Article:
New Yorkers, Unite! Stand Up for Our Boldface Bloviators!
The New York Observer ^ | Feb. 2, 2003 | Bruce Feirstein
Dear Concerned Citizen:
As I write this, we face a grave and growing crisis in America. Not just war. Or terrorism. Or the ever-increasing proliferation of those twin weapons of mass destruction: nuclear bombs and S.U.V.’s. No. We face a danger far more threatening: The comedian Janeane Garofalo is not being taken seriously with regard to her pronouncements on American foreign policy.
Yes, that’s right: According to her interview with Howard Kurtz in The Washington Post, Ms. Garofalo has become the subject of ridicule and scorn as she fights to have her viewpoints considered with the proper gravitas.
"I’m being treated like a child," she complained, adding, "Now that I’m sober I watch a lot of news."
Tragic? You bet. Especially since Ms. Garafolo knows for an absolute fact that Saddam Hussein isn’t hiding any weapons of mass destruction.
But then, poor Janeane isn’t the only one suffering from these slings and arrows of public derision:
Sean Penn has been called a dupe for his fact-finding mission to Iraq.
Ben Affleck has been mocked for Congressional aspirations, based on the trivial fact he hasn’t voted since 1992.
Sheryl Crow has been soundly derided for her finely nuanced assertion that the best way for America to avoid war is "to not have any enemies."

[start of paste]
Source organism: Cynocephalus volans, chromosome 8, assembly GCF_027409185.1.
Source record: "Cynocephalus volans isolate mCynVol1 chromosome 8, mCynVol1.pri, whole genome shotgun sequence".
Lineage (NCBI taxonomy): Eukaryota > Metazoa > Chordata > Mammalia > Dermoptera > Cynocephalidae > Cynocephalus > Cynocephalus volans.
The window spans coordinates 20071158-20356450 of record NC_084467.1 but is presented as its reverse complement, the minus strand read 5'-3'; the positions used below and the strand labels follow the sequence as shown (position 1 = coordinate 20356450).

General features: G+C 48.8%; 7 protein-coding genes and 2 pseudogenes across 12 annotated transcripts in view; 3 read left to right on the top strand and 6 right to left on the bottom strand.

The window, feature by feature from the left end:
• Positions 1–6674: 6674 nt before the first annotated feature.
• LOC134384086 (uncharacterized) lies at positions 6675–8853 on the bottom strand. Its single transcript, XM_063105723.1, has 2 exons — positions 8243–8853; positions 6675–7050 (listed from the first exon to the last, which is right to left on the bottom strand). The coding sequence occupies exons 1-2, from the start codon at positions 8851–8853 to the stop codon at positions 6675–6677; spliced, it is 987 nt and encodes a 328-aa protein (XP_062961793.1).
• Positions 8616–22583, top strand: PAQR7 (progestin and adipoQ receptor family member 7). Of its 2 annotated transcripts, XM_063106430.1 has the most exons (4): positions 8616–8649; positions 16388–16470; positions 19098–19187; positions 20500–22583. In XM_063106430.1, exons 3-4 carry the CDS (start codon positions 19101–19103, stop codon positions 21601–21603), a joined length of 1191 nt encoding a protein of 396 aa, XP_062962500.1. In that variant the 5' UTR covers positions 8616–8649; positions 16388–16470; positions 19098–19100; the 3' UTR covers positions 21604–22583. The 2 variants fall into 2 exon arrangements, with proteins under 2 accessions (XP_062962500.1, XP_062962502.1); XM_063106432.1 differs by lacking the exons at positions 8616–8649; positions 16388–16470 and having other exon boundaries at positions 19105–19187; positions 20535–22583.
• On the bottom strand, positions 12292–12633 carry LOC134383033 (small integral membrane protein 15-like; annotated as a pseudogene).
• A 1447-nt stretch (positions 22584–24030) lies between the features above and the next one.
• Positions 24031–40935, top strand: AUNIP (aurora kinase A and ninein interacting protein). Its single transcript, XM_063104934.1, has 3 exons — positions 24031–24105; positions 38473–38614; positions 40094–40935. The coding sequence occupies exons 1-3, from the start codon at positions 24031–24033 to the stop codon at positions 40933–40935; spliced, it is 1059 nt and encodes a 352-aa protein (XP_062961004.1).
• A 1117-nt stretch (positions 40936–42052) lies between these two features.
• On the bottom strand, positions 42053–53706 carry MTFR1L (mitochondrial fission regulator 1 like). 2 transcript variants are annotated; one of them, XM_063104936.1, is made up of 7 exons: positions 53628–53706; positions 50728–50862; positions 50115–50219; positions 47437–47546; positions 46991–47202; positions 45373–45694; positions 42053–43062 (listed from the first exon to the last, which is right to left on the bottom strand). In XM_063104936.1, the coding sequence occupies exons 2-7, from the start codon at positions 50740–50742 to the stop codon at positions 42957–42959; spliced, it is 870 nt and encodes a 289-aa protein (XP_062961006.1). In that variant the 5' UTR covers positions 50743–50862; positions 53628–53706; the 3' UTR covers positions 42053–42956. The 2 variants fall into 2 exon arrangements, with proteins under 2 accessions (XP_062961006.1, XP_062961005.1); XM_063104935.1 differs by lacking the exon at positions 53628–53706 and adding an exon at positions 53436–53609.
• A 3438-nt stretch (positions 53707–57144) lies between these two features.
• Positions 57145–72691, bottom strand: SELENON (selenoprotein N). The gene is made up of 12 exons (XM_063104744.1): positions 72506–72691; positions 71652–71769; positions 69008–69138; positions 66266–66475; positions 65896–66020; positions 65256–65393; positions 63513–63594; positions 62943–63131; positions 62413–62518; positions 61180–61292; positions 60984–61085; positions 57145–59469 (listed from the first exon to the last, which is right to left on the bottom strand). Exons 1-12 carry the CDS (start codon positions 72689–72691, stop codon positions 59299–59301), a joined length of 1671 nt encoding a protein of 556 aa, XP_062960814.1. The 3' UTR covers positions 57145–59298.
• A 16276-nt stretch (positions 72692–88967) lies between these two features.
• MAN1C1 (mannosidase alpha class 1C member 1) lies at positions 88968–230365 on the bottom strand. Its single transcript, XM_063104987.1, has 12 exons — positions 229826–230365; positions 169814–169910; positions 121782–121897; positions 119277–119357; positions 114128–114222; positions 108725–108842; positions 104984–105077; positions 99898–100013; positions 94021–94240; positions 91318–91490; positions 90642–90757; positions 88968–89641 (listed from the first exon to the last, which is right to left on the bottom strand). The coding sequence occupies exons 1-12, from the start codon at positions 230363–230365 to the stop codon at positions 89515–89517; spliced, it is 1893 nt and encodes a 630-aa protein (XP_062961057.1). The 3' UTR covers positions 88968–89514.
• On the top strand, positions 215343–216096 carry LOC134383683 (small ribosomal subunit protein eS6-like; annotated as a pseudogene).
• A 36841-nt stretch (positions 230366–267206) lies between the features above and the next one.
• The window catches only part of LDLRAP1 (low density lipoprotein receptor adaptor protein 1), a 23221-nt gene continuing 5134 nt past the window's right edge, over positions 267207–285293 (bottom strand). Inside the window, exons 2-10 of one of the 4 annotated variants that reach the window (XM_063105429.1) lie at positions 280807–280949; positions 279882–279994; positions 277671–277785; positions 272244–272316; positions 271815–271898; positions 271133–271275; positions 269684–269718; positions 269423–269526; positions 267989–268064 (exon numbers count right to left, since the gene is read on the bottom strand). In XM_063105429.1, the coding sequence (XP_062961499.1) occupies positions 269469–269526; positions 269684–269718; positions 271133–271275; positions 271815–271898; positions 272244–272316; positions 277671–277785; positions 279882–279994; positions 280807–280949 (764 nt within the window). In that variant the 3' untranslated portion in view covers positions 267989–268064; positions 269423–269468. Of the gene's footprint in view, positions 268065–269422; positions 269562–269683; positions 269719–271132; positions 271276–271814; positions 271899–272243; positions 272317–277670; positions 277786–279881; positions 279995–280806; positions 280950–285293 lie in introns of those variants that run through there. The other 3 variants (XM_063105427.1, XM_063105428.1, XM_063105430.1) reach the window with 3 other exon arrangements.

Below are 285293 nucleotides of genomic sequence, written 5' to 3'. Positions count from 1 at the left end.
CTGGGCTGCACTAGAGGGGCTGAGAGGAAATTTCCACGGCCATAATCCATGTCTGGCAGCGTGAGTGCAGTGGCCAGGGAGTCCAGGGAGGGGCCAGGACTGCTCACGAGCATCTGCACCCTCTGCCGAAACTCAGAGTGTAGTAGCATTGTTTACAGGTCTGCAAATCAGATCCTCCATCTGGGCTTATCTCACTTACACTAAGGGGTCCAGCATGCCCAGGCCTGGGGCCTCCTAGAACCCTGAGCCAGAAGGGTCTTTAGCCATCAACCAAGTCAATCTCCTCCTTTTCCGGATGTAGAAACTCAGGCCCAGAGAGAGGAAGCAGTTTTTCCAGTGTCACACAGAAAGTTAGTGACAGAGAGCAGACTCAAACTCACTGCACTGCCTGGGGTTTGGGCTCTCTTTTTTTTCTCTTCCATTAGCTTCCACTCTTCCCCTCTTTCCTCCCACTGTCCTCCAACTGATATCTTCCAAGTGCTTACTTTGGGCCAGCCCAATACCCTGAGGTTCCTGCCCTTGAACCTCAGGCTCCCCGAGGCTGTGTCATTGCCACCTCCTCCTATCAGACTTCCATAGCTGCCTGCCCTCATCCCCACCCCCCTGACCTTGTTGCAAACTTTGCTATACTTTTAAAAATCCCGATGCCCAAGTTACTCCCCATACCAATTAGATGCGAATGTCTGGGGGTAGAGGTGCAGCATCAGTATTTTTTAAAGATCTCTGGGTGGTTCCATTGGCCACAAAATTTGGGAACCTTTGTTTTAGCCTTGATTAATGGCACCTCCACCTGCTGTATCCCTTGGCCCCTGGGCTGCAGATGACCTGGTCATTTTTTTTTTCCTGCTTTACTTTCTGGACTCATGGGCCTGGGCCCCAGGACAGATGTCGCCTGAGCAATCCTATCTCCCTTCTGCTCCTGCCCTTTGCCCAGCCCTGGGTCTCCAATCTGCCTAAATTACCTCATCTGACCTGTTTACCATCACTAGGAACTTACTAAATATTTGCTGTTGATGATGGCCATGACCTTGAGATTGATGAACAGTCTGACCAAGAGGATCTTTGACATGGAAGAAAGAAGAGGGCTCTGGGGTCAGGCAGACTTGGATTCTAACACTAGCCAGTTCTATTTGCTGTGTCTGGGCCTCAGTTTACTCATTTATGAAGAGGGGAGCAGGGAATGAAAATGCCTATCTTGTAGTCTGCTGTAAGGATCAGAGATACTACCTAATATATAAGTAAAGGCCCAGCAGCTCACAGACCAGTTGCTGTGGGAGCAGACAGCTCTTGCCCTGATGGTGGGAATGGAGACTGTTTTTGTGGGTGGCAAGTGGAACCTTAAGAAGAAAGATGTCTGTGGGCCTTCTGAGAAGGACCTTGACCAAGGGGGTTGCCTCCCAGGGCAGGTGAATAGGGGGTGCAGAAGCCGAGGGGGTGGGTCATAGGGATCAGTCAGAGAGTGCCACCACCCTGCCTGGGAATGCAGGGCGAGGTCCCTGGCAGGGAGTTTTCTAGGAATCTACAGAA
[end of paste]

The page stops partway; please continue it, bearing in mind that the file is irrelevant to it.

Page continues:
And Ed Harris—yes, Ed Harris—has been called "childish and sanctimonious" for his sophisticated deconstruction of George Bush’s masculinity at a recent pro-choice banquet, where he said, "That’s not the definition of a man, goddamn it!"
In fact, even Susan Sarandon has come under fire. Speaking at the gala London premiere of her film, The Banger Sisters—a movie that documents the terrible working conditions and long-term psychological damage suffered by women working in the male-dominated world of rock ’n’ roll groupies—Ms. Sarandon complained: "I’m tired of being labeled anti-American because I ask questions."
She also informed the crowd that her black fitted top was from Dolce & Gabbana.
The question here, of course, is: What can you do to help?
INTRODUCING CAUSE CELEB
In America today, there is no minority more deserving of our help, and concern, than celebrities.
They drive our economy. They provide us with endless hours of entertainment. And as a quick perusal of almost any celebrity profile in Vanity Fair or Us magazine will attest, virtually every one of them has had to overcome some terrible trauma in their past. Drug addiction. Dyslexia. Abusive parents. Bad script choices.
And that’s why we’ve formed Cause Celeb: a coalition of caring, concerned citizens who are determined to stand up for celebrities and stop this madness, now.
With your vital contribution, we’ll be able to do the following:
• Provide limos and/or first-class air transportation for celebrities to appear on talk shows and at peace rallies, so they can be rested, and ready, to speak out on the issues.
• Identify celebrity-friendly politicians who will invite our stars to testify at those all-important Senate subcommittee hearings.
• Lobby CNN to keep Larry King on the air, forever.